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4/25/2017 1:30 pm  #1


Risk in Diet Soda

Sugar- and Artificially Sweetened Beverages and the Risks of Incident Stroke and Dementia

A Prospective Cohort Study

Matthew P. Pase, Jayandra J. Himali, Alexa S. Beiser, Hugo J. Aparicio, Claudia L. Satizabal, Ramachandran S. 
Abstract

Background and Purpose—Sugar- and artificially-sweetened beverage intake have been linked to cardiometabolic risk factors, which increase the risk of cerebrovascular disease and dementia. We examined whether sugar- or artificially sweetened beverage consumption was associated with the prospective risks of incident stroke or dementia in the community-based Framingham Heart Study Offspring cohort.

Methods—We studied 2888 participants aged >45 years for incident stroke (mean age 62 [SD, 9] years; 45% men) and 1484 participants aged >60 years for incident dementia (mean age 69 [SD, 6] years; 46% men). Beverage intake was quantified using a food-frequency questionnaire at cohort examinations 5 (1991–1995), 6 (1995–1998), and 7 (1998–2001). We quantified recent consumption at examination 7 and cumulative consumption by averaging across examinations. Surveillance for incident events commenced at examination 7 and continued for 10 years. We observed 97 cases of incident stroke (82 ischemic) and 81 cases of incident dementia (63 consistent with Alzheimer’s disease).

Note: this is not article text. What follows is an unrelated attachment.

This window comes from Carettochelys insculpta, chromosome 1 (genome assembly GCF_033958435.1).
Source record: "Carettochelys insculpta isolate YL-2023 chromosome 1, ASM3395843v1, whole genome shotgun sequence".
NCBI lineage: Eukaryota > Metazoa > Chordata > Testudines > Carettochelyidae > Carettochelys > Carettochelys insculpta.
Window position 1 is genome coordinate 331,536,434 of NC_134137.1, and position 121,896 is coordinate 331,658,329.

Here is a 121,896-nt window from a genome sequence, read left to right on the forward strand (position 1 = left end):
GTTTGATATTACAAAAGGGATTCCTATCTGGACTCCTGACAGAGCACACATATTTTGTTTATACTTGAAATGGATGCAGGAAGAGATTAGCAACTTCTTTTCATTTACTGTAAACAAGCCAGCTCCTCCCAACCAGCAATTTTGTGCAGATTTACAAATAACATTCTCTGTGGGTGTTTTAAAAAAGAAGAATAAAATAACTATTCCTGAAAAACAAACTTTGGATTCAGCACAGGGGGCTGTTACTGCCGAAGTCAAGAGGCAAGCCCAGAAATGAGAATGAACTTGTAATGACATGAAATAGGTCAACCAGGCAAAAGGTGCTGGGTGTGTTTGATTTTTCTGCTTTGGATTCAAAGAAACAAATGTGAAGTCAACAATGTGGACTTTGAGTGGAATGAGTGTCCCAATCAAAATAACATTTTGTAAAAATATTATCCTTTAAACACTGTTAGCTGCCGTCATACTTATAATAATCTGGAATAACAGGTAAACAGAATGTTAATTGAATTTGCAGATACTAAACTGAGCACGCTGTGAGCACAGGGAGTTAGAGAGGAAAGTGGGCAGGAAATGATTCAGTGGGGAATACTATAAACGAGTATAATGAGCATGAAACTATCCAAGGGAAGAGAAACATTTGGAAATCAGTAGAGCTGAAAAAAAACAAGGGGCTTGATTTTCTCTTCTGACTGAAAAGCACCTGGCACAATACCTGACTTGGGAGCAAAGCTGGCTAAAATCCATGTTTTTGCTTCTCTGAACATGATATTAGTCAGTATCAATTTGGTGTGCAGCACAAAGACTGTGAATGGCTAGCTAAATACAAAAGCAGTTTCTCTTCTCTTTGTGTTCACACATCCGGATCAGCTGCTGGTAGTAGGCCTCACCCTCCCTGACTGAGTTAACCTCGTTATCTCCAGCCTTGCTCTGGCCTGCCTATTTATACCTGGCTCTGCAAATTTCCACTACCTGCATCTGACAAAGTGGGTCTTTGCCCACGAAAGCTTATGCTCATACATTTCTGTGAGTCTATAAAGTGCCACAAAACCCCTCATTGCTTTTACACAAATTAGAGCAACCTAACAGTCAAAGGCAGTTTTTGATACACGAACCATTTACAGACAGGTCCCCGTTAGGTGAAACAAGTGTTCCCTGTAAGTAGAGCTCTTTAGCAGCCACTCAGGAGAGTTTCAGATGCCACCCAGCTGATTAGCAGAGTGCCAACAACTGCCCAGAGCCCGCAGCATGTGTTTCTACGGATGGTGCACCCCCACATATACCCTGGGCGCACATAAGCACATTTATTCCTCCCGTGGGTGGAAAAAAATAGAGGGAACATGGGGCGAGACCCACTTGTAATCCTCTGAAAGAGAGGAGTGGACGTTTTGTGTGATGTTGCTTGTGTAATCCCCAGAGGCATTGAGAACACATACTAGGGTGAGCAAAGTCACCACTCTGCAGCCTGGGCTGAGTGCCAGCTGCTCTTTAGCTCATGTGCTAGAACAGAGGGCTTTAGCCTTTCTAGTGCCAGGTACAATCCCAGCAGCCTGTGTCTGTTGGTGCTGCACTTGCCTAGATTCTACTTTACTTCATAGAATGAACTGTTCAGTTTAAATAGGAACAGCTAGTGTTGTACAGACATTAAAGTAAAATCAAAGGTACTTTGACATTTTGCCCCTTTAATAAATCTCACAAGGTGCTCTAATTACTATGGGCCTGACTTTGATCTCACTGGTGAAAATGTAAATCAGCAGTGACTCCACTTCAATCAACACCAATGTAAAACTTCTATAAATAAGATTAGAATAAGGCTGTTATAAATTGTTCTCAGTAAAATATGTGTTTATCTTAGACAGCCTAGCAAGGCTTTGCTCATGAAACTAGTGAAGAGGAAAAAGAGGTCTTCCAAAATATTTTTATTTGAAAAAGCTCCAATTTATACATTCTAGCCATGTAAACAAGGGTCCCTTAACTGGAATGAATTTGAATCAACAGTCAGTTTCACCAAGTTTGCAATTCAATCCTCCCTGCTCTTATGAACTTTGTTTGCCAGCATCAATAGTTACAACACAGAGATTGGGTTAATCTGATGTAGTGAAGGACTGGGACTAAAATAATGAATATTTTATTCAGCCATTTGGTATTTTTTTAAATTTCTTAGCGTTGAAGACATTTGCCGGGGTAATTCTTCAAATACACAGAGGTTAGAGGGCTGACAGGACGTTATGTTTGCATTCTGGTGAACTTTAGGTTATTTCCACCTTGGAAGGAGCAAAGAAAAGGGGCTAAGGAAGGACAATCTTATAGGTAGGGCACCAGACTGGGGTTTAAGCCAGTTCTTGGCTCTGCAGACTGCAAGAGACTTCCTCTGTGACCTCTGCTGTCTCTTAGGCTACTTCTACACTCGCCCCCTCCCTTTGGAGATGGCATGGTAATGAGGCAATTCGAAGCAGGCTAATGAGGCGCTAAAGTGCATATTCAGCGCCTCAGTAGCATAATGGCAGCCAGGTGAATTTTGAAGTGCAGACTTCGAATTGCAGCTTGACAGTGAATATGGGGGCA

Results—After adjustments for age, sex, education (for analysis of dementia), caloric intake, diet quality, physical activity, and smoking, higher recent and higher cumulative intake of artificially sweetened soft drinks were associated with an increased risk of ischemic stroke, all-cause dementia, and Alzheimer’s disease dementia. When comparing daily cumulative intake to 0 per week (reference), the hazard ratios were 2.96 (95% confidence interval, 1.26–6.97) for ischemic stroke and 2.89 (95% confidence interval, 1.18–7.07) for Alzheimer’s disease. Sugar-sweetened beverages were not associated with stroke or dementia.

Conclusions—Artificially sweetened soft drink consumption was associated with a higher risk of stroke and dementia.

http://stroke.ahajournals.org/content/early/2017/04/20/STROKEAHA.116.016027

Last edited by Goose (4/25/2017 1:31 pm)


"Sometimes it is not enough to do our best; we must do what is required."
 

4/25/2017 3:45 pm  #2


Re: Risk in Diet Soda

Saw that too - I was drinking a lot of it. Guess time to drink H2O instead ! 


"Do not confuse motion and progress, A rocking horse keeps moving but does not make any progress"
 
 

4/25/2017 7:37 pm  #3


Re: Risk in Diet Soda

It's weird. I am painfully unhealthy in terms of what I eat and my overall beer intake, but one thing I rarely do is drink soda or other sweetened beverages. 


I think you're going to see a lot of different United States of America over the next three, four, or eight years. - President Donald J. Trump
 

4/25/2017 10:47 pm  #4


Re: Risk in Diet Soda

Ditto....straight shots up or on the rocks, rarely a mixed drink.


Life is an Orthros.
 

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